Sep 3, 2017

How Alzheimer's Patients Experience Cognitive Decline

There are three major patterns of cognitive decline in Alzheimer's patients.

Alzheimer's Reading Room

There are three major patterns of cognitive decline in Alzheimer's patients.

One of the things that makes Alzheimer's different is that is impossible to know at what rate any given patient will experience cognitive decline. 

This state of "unknowing" is disconcerting to Alzheimer's caregivers.

One of the questions I was often asked, what stage of Alzheimer's is Dotty in? I was very familiar with the stages of Alzheimer's, but I couldn't answer that question. I just didn't know.

Alzheimer's caregivers often ask,

how long will it take before the person living with Alzheimer's gets to the end stages. 

I can't answer that one either.

It does hurt when a caregiver asks, why is the disease progressing so fast in my loved one living with dementia?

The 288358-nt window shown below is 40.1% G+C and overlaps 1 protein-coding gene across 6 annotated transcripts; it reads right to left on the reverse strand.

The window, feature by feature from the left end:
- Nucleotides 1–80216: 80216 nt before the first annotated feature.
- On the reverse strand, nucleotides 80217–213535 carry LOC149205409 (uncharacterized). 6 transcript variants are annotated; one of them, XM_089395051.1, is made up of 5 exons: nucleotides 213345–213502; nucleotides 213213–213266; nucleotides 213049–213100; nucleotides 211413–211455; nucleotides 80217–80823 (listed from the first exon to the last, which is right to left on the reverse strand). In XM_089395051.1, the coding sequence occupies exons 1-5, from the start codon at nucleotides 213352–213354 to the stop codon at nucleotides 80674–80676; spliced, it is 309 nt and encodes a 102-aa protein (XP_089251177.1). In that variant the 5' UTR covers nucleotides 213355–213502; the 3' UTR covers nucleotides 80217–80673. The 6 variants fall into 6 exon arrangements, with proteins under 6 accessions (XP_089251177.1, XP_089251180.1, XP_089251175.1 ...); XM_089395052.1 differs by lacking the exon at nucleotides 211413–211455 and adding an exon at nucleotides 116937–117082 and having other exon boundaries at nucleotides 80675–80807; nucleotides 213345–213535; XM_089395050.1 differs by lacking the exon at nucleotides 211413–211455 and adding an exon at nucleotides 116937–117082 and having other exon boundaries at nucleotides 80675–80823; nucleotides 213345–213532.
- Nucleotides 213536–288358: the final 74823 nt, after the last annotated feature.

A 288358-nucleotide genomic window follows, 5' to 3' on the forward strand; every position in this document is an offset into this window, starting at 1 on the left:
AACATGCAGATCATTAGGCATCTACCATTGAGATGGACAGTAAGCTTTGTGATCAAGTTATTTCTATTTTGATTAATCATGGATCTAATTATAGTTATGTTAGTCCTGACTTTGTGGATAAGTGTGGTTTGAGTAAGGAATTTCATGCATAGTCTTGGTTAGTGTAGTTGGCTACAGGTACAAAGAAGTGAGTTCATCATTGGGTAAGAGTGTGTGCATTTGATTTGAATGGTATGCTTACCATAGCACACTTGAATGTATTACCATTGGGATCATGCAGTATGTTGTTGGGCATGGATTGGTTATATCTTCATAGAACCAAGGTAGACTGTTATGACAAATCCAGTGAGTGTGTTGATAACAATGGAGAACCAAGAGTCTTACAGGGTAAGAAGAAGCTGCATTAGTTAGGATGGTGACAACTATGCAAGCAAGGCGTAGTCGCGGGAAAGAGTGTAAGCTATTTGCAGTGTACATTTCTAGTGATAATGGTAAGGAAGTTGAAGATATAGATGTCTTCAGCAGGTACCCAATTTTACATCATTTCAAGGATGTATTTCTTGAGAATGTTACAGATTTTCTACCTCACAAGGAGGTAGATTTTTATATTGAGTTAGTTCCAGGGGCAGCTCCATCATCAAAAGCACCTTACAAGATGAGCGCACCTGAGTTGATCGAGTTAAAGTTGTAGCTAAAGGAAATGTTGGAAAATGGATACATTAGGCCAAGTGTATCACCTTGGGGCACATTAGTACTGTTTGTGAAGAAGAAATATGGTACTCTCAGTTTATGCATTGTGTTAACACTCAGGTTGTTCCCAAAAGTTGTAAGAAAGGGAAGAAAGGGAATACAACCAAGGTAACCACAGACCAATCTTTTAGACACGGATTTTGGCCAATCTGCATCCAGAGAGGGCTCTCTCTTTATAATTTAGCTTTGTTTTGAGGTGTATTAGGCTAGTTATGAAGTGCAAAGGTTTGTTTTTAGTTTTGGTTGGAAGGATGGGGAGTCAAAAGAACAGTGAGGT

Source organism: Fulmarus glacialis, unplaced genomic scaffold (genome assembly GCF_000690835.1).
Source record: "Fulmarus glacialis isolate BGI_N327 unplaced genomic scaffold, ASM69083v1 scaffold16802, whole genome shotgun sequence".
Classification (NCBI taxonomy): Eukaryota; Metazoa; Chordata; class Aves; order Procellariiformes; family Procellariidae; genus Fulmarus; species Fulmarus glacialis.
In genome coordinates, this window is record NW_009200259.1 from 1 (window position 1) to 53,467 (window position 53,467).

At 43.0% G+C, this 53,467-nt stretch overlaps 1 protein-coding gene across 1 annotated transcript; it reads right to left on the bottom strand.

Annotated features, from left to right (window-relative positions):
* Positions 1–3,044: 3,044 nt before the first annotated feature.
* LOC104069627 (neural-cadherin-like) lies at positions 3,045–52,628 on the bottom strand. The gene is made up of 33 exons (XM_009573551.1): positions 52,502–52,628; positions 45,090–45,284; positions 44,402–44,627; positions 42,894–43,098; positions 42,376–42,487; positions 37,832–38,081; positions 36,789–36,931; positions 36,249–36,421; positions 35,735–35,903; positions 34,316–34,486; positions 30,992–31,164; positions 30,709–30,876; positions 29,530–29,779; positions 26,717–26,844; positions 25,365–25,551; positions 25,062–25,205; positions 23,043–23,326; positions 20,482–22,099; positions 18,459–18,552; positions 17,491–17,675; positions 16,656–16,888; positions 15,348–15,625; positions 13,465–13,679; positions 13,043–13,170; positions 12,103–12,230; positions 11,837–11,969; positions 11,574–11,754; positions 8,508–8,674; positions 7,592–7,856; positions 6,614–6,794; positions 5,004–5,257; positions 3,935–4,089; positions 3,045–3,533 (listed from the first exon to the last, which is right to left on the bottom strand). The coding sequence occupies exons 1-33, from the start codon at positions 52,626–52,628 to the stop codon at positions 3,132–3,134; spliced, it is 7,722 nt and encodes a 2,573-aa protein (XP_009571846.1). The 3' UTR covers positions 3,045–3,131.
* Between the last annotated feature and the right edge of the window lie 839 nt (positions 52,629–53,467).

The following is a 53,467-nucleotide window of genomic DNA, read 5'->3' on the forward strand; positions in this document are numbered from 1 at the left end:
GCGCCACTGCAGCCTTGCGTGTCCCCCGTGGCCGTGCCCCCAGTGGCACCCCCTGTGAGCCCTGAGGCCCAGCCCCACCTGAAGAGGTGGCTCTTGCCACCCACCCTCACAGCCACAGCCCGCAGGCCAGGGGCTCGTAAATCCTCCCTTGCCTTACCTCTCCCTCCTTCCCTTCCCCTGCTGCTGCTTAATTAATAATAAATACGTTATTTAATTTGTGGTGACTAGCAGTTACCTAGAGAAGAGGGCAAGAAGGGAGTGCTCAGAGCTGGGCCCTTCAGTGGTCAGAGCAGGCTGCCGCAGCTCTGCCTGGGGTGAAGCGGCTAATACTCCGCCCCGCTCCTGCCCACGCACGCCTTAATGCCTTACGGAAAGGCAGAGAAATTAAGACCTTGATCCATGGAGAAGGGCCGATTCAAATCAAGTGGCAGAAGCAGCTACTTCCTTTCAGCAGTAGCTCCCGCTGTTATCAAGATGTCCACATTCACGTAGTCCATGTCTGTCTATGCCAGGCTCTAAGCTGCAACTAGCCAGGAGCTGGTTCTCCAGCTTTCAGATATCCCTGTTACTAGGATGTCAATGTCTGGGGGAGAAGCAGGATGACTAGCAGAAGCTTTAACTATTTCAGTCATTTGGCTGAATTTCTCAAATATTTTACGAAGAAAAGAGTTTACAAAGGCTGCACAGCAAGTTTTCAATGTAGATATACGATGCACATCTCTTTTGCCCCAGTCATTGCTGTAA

I know caregivers that watched as their loved one declined rapidly - in a year or two. And, I know caregivers that cared for more than 20 years.

I know a caregiver that has been caring for his wife for 18 years. She is currently in a care facility and bed ridden. He goes to visit her every single day. This man is 88 years old.

Rose Lamatt, author of Just a Word: Friends Encounter Alzheimer's, went 14 years I believe. I learned a lot from her book. It really did help me to get mentally prepared. A lot of lessons to be learned.

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They say the general rule of thumb is 6-8 years, with an outside boundary of 20 years.